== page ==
Within the oil sands industry, tailings ponds are used as a means of retaining tailings until a reclamation technology such as end pit lakes (EPLs) can be developed and optimized to remediate such tailings with a water cap (although dry-land strategies for tailing reclamation are also being developed). EPLs have proven successful for other mining ventures (e.g. metal rock mines) in eventually mitigating contaminant loads to receiving waters once biochemical remediation has taken place (although the duration for this to occur may be decades). While the biological interactions at the sediment water interface of tailings ponds or EPLs have been shown to control biogeochemical processes (i.e. chemical fluxes and redox profiles), these have often been limited to static microcosm conditions. Results from such experiments may not tell the whole story given that the sediment water interface often represents a dynamic environment where erosion and deposition may be occurring in association with microbial growth and decay. Mobilization of sediments and associated contaminants may therefore have a profound effect on remediation rates and, as such, may decrease the effectiveness of EPLs as viable reclamation strategies for mining industries. Using a novel core erosion system (U-GEMS), this paper examines how the microbial community can influence sediment water interface stability and how the biofilm community may change with tailings age and after disturbance (biofilm reestablishment). Shear strength, eroded mass measurements, density gradients, high-resolution microscopy, and microbial community analyses were made on 2 different aged tailings (fresh and ∼38 years) under biotic and abiotic conditions. The same experiments were repeated as duplicates with both sets of experiments having consolidation/biostabilization periods of 21 days. Results suggest that the stability of the tailings varies between types and conditions with the fresh biotic tailings experiencing up to 75

  12. Entrepreneurial developments and small scale industry contribution to Nigerian national development- A marketing interface

    Ayozie Daniel Ogechukwu

    2011-01-01

    Full Text Available : In both developed and developing countries, the government is turning to small and medium scale industries and entrepreneurs, as a means of economic development and a veritable means of solving problems. It is a seedbed of innovations, inventions and employment. Entrepreneurship is as old as Nigeria and had contributed to the growth of the economy. Presently in Nigeria, SMEs assist in promoting the growth of the country’s economy, hence all the levels of government at different times havepolicies which promote the growth and sustenance of SMEs. This paper identifies the orientation of SME’s and entrepreneurial trends in Nigeria, tackles the operational definition and scopes, and describes the role of the Nigerian government as a participant, regulator and facilitator, both legally and politically in the growth of SMEs and entrepreneurship. It identifies the marketing problems of SMEs and entrepreneurships in Nigeria, the provision and enactment of beneficial and supportive laws, the provision of infrastructural facilities, constant man-power and development, direct financial assistance to SMEs and the establishment of finance institutions to support SMEs. It identifies the roles of SMEs in Nigeria’s development and growth. It discusses the entrepreneurial thoughts, problems and advance practical marketing solution. It concludes by clearly specifying the role of marketing to the survival of SMEsand entrepreneurship in Nigeria, and relevant recommendations. For SMEs to survive marketing practice and principles must be given prominence.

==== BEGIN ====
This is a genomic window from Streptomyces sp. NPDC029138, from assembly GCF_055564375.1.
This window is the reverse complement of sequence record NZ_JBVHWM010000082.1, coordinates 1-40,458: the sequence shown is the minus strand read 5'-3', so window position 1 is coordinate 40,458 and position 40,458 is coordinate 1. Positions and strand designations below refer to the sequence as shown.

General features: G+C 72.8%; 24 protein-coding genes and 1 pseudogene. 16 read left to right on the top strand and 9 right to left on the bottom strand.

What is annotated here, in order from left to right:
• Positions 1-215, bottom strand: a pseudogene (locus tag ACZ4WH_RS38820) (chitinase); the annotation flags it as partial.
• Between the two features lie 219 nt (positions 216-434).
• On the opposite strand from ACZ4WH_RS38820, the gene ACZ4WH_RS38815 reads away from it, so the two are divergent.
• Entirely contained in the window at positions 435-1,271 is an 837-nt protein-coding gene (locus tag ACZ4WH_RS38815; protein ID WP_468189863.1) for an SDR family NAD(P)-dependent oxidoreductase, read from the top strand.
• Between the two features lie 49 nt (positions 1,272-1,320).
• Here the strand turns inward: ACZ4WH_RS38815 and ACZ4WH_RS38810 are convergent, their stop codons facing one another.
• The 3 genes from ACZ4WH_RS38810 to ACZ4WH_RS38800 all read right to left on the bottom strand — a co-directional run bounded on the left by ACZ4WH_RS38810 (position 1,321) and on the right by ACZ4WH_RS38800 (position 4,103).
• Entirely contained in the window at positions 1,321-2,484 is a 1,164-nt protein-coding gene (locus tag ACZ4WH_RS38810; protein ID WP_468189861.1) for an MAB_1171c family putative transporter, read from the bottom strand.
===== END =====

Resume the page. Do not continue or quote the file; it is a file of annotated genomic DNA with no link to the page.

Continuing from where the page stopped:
13. The Academic Publishing Industry

    Nell, Phillip Christopher; Wenzel, Tim Ole; Schmidt, Florian

    2014-01-01

    . The case is intended to be used as a basis for class discussion rather than to illustrate effective handling of a managerial situation. It is based on published sources, interviews, and personal experience. The authors have disguised some names and other identifying information to protect...

  14. The Academic Publishing Industry

    Nell, Phillip Christopher; Wenzel, Tim Ole; Schmidt, Florian

    2014-01-01

    This case was written by Prof. Dr. Phillip C. Nell – professor for international management at WU Wien (Vienna University of Economics and Business) also affiliated with Copenhagen Business School – together with Tim-Ole Wenzel and Florian Schmidt both MSc students at Copenhagen Business School. ...

  15. Efforts for nuclear energy human resource development by industry-government-academic sectors cooperation. Nuclear Energy Human Resource Development Council Report